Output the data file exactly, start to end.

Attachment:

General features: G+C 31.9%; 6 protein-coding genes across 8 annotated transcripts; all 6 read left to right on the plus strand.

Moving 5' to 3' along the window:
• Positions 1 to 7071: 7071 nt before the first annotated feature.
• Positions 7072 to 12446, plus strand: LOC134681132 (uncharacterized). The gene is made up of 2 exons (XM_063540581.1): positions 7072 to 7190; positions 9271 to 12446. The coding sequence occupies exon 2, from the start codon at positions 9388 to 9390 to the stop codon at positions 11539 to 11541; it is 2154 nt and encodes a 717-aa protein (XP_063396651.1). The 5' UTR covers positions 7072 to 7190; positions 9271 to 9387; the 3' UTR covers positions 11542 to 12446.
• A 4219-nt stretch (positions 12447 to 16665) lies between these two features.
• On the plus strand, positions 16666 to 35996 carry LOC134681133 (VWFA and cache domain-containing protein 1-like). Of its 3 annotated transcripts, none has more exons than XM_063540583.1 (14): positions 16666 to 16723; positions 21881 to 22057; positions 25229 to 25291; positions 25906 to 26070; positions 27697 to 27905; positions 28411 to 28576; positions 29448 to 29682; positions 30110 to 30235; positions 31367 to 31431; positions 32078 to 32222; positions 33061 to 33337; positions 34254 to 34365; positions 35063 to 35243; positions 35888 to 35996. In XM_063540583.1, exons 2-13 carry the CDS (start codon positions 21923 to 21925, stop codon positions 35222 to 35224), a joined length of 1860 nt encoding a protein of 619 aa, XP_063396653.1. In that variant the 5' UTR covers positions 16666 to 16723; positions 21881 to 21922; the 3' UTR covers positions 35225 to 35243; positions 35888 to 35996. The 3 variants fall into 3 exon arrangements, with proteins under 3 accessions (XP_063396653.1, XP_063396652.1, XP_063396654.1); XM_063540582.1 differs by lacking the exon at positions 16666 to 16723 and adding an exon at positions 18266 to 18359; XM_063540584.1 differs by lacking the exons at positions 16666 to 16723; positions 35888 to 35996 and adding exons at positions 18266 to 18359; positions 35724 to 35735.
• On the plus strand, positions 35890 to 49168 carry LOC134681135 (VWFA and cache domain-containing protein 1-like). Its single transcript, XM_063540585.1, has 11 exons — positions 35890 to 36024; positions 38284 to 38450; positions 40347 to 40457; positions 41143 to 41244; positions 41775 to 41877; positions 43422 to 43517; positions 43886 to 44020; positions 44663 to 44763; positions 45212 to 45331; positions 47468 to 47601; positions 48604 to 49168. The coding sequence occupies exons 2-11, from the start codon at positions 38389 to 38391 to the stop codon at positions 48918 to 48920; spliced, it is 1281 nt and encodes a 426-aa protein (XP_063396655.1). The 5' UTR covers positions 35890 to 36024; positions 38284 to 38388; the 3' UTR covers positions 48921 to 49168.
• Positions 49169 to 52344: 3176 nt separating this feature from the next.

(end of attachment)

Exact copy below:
General features: G+C 31.9%; 6 protein-coding genes across 8 annotated transcripts; all 6 read left to right on the plus strand.

Moving 5' to 3' along the window:
• Positions 1 to 7071: 7071 nt before the first annotated feature.
• Positions 7072 to 12446, plus strand: LOC134681132 (uncharacterized). The gene is made up of 2 exons (XM_063540581.1): positions 7072 to 7190; positions 9271 to 12446. The coding sequence occupies exon 2, from the start codon at positions 9388 to 9390 to the stop codon at positions 11539 to 11541; it is 2154 nt and encodes a 717-aa protein (XP_063396651.1). The 5' UTR covers positions 7072 to 7190; positions 9271 to 9387; the 3' UTR covers positions 11542 to 12446.
• A 4219-nt stretch (positions 12447 to 16665) lies between these two features.
• On the plus strand, positions 16666 to 35996 carry LOC134681133 (VWFA and cache domain-containing protein 1-like). Of its 3 annotated transcripts, none has more exons than XM_063540583.1 (14): positions 16666 to 16723; positions 21881 to 22057; positions 25229 to 25291; positions 25906 to 26070; positions 27697 to 27905; positions 28411 to 28576; positions 29448 to 29682; positions 30110 to 30235; positions 31367 to 31431; positions 32078 to 32222; positions 33061 to 33337; positions 34254 to 34365; positions 35063 to 35243; positions 35888 to 35996. In XM_063540583.1, exons 2-13 carry the CDS (start codon positions 21923 to 21925, stop codon positions 35222 to 35224), a joined length of 1860 nt encoding a protein of 619 aa, XP_063396653.1. In that variant the 5' UTR covers positions 16666 to 16723; positions 21881 to 21922; the 3' UTR covers positions 35225 to 35243; positions 35888 to 35996. The 3 variants fall into 3 exon arrangements, with proteins under 3 accessions (XP_063396653.1, XP_063396652.1, XP_063396654.1); XM_063540582.1 differs by lacking the exon at positions 16666 to 16723 and adding an exon at positions 18266 to 18359; XM_063540584.1 differs by lacking the exons at positions 16666 to 16723; positions 35888 to 35996 and adding exons at positions 18266 to 18359; positions 35724 to 35735.
• On the plus strand, positions 35890 to 49168 carry LOC134681135 (VWFA and cache domain-containing protein 1-like). Its single transcript, XM_063540585.1, has 11 exons — positions 35890 to 36024; positions 38284 to 38450; positions 40347 to 40457; positions 41143 to 41244; positions 41775 to 41877; positions 43422 to 43517; positions 43886 to 44020; positions 44663 to 44763; positions 45212 to 45331; positions 47468 to 47601; positions 48604 to 49168. The coding sequence occupies exons 2-11, from the start codon at positions 38389 to 38391 to the stop codon at positions 48918 to 48920; spliced, it is 1281 nt and encodes a 426-aa protein (XP_063396655.1). The 5' UTR covers positions 35890 to 36024; positions 38284 to 38388; the 3' UTR covers positions 48921 to 49168.
• Positions 49169 to 52344: 3176 nt separating this feature from the next.